As to Christine Brewer’s performances in this CD, they are marked by her fine, pointed soprano sound, which is characteristically focused. The quality of “heft” as indicated in the liner notes is not the best way to describe a voice that can maintain its individuality within some of the more thickly textured accompaniments that Strauss composed. “In der Campagna” is one example of a piece that requires an effective balance between voice and piano with its highly evocative accompaniment that suggests, at times, an orchestral milieu. Yet even in the song that follows in this recording, “Frühlingsfeier” (Op. 56, no. 5), the intense accompaniment sometimes forces as talented a singer as Brewer to strain a bit in the more sustained supplications to Adonis in this piece.
At the same time, Vignoles deserves recognition for his consistently fine performances. While some of the piano parts are technically challenging, other accompaniments pose problems in achieving a balance with the voice. The accompaniment of “Die heiligen drei Könige” (Op. 56, no. 6), which follows “Frühlingsfeier,” is admittedly a reduction of an orchestral accompaniment and the elements of melodrama in it requires the kind of nuance and subtlety that Vignoles offers. This interpretation of this less-played song is stricter rhythmically than the Fischer-Dieskau/Moore recording and, perhaps because of the recording techniques used by Hyperion, offers some fine shadings that hint at orchestral color. Other accompaniments are notable, like that of “Wiegenlied” (Op. 41, no. 1), which demonstrates the facility and subtlety Vignoles brings to this music.
While some of the songs in this volume may be familiar, others are less so, and one of the pleasures of this recording is the set of Gesänge des Orients (Op. 77), which collects five settings of poetry by Hans Bethge. The orientalism in this work is less prominent than the Straussian lyricism, which emerges in this work completed in 1928 after a long period when the composer did not compose Lieder. Those familiar with Mahler’s music will recognize the poet, Bethge, whose German adaptations of Chinese verse were the basis for the orchestral song cycle Das Lied von der Erde. While Strauss’s settings of Bethge are less monumental than Mahler’s, the Gesänge des Orients is nonetheless notable for its effective settings of poetry inspired by Hafiz and others.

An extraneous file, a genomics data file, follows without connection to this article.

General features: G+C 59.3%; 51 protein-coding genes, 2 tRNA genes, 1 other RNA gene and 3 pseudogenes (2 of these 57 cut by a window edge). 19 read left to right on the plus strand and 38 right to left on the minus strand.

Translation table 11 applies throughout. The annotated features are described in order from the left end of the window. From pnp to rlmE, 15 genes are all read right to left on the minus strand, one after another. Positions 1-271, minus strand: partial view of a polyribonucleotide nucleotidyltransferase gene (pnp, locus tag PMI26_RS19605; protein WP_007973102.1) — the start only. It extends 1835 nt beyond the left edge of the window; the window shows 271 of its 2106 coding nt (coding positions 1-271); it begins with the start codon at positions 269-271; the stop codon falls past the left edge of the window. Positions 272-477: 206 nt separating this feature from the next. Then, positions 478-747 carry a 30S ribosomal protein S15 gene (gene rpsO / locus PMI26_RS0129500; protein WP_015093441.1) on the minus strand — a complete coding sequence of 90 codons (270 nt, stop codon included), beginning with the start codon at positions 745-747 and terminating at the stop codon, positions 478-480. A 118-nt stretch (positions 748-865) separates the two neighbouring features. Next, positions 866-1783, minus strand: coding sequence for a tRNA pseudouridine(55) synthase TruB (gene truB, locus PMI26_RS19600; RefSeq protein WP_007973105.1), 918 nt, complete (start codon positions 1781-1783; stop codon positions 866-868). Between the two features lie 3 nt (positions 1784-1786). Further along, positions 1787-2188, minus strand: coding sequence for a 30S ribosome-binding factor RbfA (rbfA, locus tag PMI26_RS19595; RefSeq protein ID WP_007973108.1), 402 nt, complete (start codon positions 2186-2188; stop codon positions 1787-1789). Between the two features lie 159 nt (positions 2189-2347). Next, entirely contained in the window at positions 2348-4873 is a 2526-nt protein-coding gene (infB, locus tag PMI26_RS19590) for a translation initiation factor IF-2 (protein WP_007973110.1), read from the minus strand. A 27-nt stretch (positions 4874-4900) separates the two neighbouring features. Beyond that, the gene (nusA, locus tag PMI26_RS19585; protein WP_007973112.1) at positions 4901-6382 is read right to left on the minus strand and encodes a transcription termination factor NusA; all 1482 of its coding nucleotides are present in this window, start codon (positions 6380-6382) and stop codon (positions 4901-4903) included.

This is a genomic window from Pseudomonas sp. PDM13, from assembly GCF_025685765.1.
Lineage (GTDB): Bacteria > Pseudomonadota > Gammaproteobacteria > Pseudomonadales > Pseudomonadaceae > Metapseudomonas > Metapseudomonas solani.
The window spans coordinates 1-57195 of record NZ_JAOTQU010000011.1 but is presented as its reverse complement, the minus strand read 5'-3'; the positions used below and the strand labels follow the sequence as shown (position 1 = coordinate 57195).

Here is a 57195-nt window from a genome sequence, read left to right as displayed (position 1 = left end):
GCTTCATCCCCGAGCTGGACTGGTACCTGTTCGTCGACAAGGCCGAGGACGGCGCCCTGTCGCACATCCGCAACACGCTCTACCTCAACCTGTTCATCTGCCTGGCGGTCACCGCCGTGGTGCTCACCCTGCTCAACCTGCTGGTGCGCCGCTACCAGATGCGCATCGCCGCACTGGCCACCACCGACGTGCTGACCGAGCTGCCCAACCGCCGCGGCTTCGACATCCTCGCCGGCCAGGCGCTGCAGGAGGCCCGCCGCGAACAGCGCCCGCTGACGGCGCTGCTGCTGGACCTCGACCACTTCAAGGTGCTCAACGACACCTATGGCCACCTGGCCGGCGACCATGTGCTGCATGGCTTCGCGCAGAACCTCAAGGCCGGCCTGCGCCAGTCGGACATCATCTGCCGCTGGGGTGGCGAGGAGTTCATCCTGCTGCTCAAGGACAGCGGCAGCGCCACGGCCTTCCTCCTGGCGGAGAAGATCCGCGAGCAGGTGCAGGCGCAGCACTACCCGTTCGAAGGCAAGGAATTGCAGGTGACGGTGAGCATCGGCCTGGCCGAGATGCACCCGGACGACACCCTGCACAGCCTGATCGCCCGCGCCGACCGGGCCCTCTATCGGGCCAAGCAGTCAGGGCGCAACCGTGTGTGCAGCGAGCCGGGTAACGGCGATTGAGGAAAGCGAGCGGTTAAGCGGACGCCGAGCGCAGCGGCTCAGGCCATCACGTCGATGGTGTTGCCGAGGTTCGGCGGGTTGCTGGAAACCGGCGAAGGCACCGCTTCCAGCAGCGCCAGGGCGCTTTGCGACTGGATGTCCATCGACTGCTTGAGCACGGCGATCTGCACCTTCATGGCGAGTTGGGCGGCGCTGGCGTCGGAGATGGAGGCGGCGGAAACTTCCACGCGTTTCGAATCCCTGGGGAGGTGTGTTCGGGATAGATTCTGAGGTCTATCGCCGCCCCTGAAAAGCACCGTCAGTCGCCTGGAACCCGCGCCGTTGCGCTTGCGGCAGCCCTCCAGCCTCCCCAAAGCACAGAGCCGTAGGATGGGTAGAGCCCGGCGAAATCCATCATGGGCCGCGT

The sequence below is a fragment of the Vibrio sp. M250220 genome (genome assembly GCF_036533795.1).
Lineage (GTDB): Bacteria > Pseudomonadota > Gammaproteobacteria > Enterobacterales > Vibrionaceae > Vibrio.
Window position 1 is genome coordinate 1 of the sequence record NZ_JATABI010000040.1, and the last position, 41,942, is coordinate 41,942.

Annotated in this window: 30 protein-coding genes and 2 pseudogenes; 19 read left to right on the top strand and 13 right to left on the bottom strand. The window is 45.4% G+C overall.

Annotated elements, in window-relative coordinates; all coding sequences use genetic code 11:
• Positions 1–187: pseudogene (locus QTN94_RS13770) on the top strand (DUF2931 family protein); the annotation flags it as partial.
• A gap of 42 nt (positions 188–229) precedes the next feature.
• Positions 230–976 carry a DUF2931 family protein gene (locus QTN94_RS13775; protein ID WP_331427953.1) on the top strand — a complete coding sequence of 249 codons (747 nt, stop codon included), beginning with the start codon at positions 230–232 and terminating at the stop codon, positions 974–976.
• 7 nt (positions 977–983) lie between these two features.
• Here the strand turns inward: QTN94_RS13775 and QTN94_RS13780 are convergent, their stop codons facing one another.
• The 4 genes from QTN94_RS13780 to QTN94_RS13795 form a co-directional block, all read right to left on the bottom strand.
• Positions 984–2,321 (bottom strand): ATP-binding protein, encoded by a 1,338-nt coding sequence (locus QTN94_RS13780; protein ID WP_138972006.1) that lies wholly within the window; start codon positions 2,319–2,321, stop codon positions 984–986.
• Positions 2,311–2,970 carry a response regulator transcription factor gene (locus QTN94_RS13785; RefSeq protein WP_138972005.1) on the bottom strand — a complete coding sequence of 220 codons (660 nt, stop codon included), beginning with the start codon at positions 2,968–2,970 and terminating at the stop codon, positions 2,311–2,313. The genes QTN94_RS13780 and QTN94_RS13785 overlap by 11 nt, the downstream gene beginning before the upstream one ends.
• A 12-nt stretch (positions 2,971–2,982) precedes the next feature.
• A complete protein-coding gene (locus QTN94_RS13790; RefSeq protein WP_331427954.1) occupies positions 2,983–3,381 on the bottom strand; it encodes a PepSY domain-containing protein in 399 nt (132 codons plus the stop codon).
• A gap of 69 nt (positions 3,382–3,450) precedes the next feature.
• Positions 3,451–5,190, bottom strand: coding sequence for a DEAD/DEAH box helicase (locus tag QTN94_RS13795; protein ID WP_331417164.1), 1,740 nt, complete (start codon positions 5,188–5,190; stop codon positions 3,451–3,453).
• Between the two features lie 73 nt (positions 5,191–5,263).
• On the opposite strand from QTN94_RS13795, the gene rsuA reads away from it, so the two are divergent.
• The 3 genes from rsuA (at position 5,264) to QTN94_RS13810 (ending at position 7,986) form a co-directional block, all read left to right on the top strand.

All in all, this recording is a laudable beginning of a new enterprise that should encompass some ten CDs when it is complete. Recorded 22-24 March 2004 in All Saints Church, East Finchley, London, the sound is quite fine, and the resulting balance between voice and piano is as strong as the partnership evident in their execution. For a detailed list of the contents of this CD, consult the Hyperion site, which should also list forthcoming releases in this promising set.
Those interested in this repertoire may want to consult the uniform set of Strauss’s Lieder recorded on EMI by Dietrich Fischer-Dieskau, baritone, and Gerald Moore, piano. (EMI Classics, CDMF 63995, 6-CD set). The orchestral songs, which merit inclusion in Hyperion’s series, have been released on CD as Richard Strauss: Die Orchesterlieder, which includes various singers performing with the Orchestre Philharmonique de Nice, Friedrich Haider, conductor (Nightingale, NC 000072-2, 3-CD set). A thorough discussion of Strauss’s Lieder is part of Normal Del Mar’s study of the composer’s works (Richard Strauss, 3 vol., Cornell University Press, 1986), with the section entitled “A Lifetime of Lieder Writing” (3:246-404), which benefits from a chronological treatment of the music. In fact, a useful tool in Del Mar’s study is the chronological list of songs (3:499-504), and those interested are welcome to consult the present writer’s table of Strauss’s Lieder (with the piano-vocal versions aligned with the orchestral ones) in The Cambridge Companion to the Lied (Cambridge: Cambridge University Press, 2004), reviewed elsewhere by Opera Today. These materials may be useful to those who wish to explore Strauss’s Lieder further as they listen to this particular Hyperion recording and prepare for the release of other volumes in this set of the composer’s Complete Songs.
James L. Zychowicz
Richard Strauss: The Complete Songs Vol. 1.